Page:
The Smithsonian Magazine recently published “Black In America,” in honor of the opening of the Smithsonian’s National Museum of African American History and Culture on September 24th. It is the best single issue of a magazine I’ve encountered in a very long time.
Oprah Winfrey, Congressman John Lewis, Spike Lee, Angela Davis and astronaut Mae Jemmison have all contributed pieces, and a section called Generations asks the children of Civil Rights leaders to share their stories.
And that’s barely scratching the surface.
Although all of it will be rich fodder for the raceAhead crowd, I suggest you start with Isabel Wilkerson’s extraordinary piece on the Great Migration. You don’t need to have read her book The Warmth of Other Suns, to enjoy it, though I recommend it highly. The book is a massive and beautifully rendered account of the slow but steady migration of six million African Americans from the violent repression of the Jim Crow South, to the North and West in search of a better life. The Migration lasted between 1916 and 1970 and reshaped America in ways that we are just now starting to understand.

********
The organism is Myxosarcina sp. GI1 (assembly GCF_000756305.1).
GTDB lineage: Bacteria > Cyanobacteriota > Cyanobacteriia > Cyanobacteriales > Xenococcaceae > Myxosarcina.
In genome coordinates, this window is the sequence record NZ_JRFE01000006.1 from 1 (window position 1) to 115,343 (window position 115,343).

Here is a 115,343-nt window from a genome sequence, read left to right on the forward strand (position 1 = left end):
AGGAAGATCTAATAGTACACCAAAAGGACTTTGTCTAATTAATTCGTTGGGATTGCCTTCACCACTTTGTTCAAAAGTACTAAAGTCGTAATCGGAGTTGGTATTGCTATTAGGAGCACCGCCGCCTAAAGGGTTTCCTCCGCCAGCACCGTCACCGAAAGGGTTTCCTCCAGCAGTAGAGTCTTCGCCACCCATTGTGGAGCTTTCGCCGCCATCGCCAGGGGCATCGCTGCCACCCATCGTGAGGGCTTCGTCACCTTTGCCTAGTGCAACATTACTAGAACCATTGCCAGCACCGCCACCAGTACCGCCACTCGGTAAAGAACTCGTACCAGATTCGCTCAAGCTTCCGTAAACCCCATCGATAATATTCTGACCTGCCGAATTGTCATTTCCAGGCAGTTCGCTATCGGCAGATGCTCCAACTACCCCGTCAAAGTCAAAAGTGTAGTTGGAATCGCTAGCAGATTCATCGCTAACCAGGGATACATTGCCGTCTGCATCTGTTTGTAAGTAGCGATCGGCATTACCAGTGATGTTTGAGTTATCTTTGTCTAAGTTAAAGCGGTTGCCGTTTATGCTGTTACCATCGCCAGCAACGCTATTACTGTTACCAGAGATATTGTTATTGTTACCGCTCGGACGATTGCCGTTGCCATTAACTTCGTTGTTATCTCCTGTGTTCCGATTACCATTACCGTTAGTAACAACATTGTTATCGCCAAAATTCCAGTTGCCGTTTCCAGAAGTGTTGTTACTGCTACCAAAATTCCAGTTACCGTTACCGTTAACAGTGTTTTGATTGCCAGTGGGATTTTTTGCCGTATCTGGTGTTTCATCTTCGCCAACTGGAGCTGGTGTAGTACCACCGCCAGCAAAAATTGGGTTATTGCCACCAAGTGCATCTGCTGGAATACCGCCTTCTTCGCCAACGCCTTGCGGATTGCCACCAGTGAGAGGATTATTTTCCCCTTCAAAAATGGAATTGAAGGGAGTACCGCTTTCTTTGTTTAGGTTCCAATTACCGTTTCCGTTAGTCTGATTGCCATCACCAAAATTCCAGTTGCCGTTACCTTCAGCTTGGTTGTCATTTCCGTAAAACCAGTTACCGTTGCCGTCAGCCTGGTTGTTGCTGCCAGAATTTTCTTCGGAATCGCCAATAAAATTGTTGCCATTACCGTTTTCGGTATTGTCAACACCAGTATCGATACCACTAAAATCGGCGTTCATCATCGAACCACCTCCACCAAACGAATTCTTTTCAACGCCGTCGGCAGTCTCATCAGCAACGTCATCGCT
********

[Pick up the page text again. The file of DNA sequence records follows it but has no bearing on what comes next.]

It was a tough road. “The migrants were cast as poor illiterates, who imported out-of-wedlock births, joblessness and welfare dependency wherever they went,” she wrote.
But Wilkinson’s extraordinary reporting tells a different and more nuanced tale – one of risk, hard work, and achievement despite racial barriers that still exist in some forms. “It’s hard to imagine what it would be like if there was no Great Migration,” she says. “So many aspects of what we view as American culture were affected by this unleashing of pent up, unrecognized talent, creativity and ability, that had been withheld for centuries.”
And an astonishing number of prominent African American executives, artists or athletes either are, or are direct descendants of, someone who took that perilous journey to a new life.
In a recent conversation, I asked Wilkerson to help explain what we get wrong about the Great Migration, and why it is imperative that business leaders closely study the difficult history that shapes our world in unseen ways. “If there are disparities in how African Americans are making their way in the business world, and they are encountering barriers and assumptions, it is a direct manifestation of the unaddressed history of the world in which we all live,” says Wilkerson. “History can be a tremendous guide, and more of a comfort than people can imagine.”
Click here for the full interview.